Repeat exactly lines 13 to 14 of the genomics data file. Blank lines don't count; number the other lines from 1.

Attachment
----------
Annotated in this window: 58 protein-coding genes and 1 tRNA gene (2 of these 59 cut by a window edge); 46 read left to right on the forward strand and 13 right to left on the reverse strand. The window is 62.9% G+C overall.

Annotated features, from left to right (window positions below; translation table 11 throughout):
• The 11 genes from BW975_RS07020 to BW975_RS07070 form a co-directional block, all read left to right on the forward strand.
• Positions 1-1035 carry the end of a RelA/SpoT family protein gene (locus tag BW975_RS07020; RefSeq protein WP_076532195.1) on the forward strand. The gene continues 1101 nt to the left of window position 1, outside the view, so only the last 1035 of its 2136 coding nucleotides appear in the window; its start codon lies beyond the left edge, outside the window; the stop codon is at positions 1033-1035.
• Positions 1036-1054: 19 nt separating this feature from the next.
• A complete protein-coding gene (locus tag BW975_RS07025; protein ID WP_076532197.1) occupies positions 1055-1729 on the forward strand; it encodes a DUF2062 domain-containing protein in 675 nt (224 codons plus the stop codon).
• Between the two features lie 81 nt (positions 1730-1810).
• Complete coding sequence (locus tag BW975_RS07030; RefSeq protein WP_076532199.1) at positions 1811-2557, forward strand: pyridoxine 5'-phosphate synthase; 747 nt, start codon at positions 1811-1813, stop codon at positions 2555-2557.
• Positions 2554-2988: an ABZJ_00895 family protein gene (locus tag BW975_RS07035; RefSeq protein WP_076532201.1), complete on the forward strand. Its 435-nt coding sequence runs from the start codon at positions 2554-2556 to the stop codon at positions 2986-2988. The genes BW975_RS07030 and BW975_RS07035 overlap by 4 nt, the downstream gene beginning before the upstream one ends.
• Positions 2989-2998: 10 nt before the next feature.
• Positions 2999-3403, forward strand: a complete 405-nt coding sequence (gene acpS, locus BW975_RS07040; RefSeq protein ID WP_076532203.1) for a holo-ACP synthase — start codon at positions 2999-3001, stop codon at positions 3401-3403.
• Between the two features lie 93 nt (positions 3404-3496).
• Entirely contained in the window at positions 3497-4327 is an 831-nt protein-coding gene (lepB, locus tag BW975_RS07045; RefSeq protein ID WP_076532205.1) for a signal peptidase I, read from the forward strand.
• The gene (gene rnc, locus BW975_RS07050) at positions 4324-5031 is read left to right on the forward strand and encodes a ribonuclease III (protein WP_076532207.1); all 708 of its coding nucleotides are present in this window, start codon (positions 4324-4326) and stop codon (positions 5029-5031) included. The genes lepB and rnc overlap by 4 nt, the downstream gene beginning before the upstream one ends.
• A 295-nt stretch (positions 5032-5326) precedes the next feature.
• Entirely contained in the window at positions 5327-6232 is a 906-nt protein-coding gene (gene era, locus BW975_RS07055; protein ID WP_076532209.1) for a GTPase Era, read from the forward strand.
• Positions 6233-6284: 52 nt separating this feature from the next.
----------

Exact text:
• Entirely contained in the window at positions 3497-4327 is an 831-nt protein-coding gene (lepB, locus tag BW975_RS07045; RefSeq protein ID WP_076532205.1) for a signal peptidase I, read from the forward strand.
• The gene (gene rnc, locus BW975_RS07050) at positions 4324-5031 is read left to right on the forward strand and encodes a ribonuclease III (protein WP_076532207.1); all 708 of its coding nucleotides are present in this window, start codon (positions 4324-4326) and stop codon (positions 5029-5031) included. The genes lepB and rnc overlap by 4 nt, the downstream gene beginning before the upstream one ends.